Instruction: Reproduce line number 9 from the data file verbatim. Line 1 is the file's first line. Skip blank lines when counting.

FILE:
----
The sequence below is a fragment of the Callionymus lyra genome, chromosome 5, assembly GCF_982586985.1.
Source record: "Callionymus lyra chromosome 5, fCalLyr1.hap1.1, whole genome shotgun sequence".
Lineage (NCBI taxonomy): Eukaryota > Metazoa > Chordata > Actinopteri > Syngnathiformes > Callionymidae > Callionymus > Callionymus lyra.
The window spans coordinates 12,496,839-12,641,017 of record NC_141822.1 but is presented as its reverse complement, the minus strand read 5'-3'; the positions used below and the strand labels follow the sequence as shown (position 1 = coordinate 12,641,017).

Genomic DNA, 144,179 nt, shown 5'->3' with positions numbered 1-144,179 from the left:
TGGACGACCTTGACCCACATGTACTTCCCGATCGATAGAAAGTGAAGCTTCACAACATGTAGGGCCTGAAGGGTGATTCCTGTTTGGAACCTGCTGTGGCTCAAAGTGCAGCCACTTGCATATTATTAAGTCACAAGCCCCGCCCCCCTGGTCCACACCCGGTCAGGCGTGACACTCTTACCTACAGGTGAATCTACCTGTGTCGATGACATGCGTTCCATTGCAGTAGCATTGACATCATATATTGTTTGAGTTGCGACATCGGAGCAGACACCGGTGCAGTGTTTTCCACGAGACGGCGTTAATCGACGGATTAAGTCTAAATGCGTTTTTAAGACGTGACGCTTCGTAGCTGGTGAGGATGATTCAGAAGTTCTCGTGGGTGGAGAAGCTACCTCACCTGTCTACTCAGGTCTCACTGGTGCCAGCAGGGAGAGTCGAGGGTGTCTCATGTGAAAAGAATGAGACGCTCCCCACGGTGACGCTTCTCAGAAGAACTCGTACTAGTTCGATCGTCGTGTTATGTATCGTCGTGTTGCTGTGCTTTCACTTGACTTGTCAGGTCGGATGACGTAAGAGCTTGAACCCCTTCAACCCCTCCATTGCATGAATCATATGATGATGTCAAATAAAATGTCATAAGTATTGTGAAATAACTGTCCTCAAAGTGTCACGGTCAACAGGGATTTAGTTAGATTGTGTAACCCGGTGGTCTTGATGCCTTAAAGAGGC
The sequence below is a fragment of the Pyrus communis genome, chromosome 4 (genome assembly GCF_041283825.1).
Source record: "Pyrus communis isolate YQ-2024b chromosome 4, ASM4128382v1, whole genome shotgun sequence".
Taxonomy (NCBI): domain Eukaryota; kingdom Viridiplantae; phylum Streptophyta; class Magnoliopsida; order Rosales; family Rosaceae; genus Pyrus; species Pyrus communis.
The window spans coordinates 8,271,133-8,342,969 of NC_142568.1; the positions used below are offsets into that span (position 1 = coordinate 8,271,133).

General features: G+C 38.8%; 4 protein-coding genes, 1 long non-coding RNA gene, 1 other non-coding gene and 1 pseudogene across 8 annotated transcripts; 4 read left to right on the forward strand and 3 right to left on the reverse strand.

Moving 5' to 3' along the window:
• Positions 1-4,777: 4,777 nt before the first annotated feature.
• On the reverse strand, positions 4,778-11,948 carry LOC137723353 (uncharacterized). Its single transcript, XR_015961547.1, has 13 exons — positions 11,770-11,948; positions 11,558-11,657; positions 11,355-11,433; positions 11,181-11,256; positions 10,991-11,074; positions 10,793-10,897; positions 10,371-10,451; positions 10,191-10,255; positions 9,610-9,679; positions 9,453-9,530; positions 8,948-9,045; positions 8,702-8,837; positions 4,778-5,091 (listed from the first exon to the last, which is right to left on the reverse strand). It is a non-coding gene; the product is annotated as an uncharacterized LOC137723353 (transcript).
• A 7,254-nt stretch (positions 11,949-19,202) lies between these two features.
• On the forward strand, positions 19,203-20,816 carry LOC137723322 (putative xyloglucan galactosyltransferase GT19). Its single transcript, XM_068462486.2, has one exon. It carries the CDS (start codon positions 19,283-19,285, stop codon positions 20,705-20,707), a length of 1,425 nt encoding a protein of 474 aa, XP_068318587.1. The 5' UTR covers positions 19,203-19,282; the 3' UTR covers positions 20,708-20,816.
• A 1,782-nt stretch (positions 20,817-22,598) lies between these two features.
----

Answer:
Taxonomy (NCBI): domain Eukaryota; kingdom Viridiplantae; phylum Streptophyta; class Magnoliopsida; order Rosales; family Rosaceae; genus Pyrus; species Pyrus communis.